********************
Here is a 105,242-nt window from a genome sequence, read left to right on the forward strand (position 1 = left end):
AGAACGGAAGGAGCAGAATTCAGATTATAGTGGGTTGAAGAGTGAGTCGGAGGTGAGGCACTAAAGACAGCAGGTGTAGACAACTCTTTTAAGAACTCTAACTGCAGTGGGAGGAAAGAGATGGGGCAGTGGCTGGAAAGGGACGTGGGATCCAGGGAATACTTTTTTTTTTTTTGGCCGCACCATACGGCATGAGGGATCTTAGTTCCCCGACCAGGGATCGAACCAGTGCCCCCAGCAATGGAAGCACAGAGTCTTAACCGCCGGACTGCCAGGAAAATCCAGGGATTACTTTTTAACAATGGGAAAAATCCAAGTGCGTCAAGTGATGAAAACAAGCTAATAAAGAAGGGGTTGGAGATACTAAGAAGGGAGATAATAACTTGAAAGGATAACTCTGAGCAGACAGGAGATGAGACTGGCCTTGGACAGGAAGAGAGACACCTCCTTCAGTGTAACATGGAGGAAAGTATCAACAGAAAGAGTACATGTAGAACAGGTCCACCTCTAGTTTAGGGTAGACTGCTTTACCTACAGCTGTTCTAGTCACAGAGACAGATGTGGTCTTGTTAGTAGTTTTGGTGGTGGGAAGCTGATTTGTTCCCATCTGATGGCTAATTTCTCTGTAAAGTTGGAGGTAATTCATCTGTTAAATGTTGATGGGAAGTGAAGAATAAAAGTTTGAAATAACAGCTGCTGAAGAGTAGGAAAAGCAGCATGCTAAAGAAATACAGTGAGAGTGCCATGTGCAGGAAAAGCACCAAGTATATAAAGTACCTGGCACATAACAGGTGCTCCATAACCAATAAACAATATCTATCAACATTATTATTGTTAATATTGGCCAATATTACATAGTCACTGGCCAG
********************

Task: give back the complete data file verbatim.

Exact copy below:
Here is a 105,242-nt window from a genome sequence, read left to right on the forward strand (position 1 = left end):
AGAACGGAAGGAGCAGAATTCAGATTATAGTGGGTTGAAGAGTGAGTCGGAGGTGAGGCACTAAAGACAGCAGGTGTAGACAACTCTTTTAAGAACTCTAACTGCAGTGGGAGGAAAGAGATGGGGCAGTGGCTGGAAAGGGACGTGGGATCCAGGGAATACTTTTTTTTTTTTTGGCCGCACCATACGGCATGAGGGATCTTAGTTCCCCGACCAGGGATCGAACCAGTGCCCCCAGCAATGGAAGCACAGAGTCTTAACCGCCGGACTGCCAGGAAAATCCAGGGATTACTTTTTAACAATGGGAAAAATCCAAGTGCGTCAAGTGATGAAAACAAGCTAATAAAGAAGGGGTTGGAGATACTAAGAAGGGAGATAATAACTTGAAAGGATAACTCTGAGCAGACAGGAGATGAGACTGGCCTTGGACAGGAAGAGAGACACCTCCTTCAGTGTAACATGGAGGAAAGTATCAACAGAAAGAGTACATGTAGAACAGGTCCACCTCTAGTTTAGGGTAGACTGCTTTACCTACAGCTGTTCTAGTCACAGAGACAGATGTGGTCTTGTTAGTAGTTTTGGTGGTGGGAAGCTGATTTGTTCCCATCTGATGGCTAATTTCTCTGTAAAGTTGGAGGTAATTCATCTGTTAAATGTTGATGGGAAGTGAAGAATAAAAGTTTGAAATAACAGCTGCTGAAGAGTAGGAAAAGCAGCATGCTAAAGAAATACAGTGAGAGTGCCATGTGCAGGAAAAGCACCAAGTATATAAAGTACCTGGCACATAACAGGTGCTCCATAACCAATAAACAATATCTATCAACATTATTATTGTTAATATTGGCCAATATTACATAGTCACTGGCCAG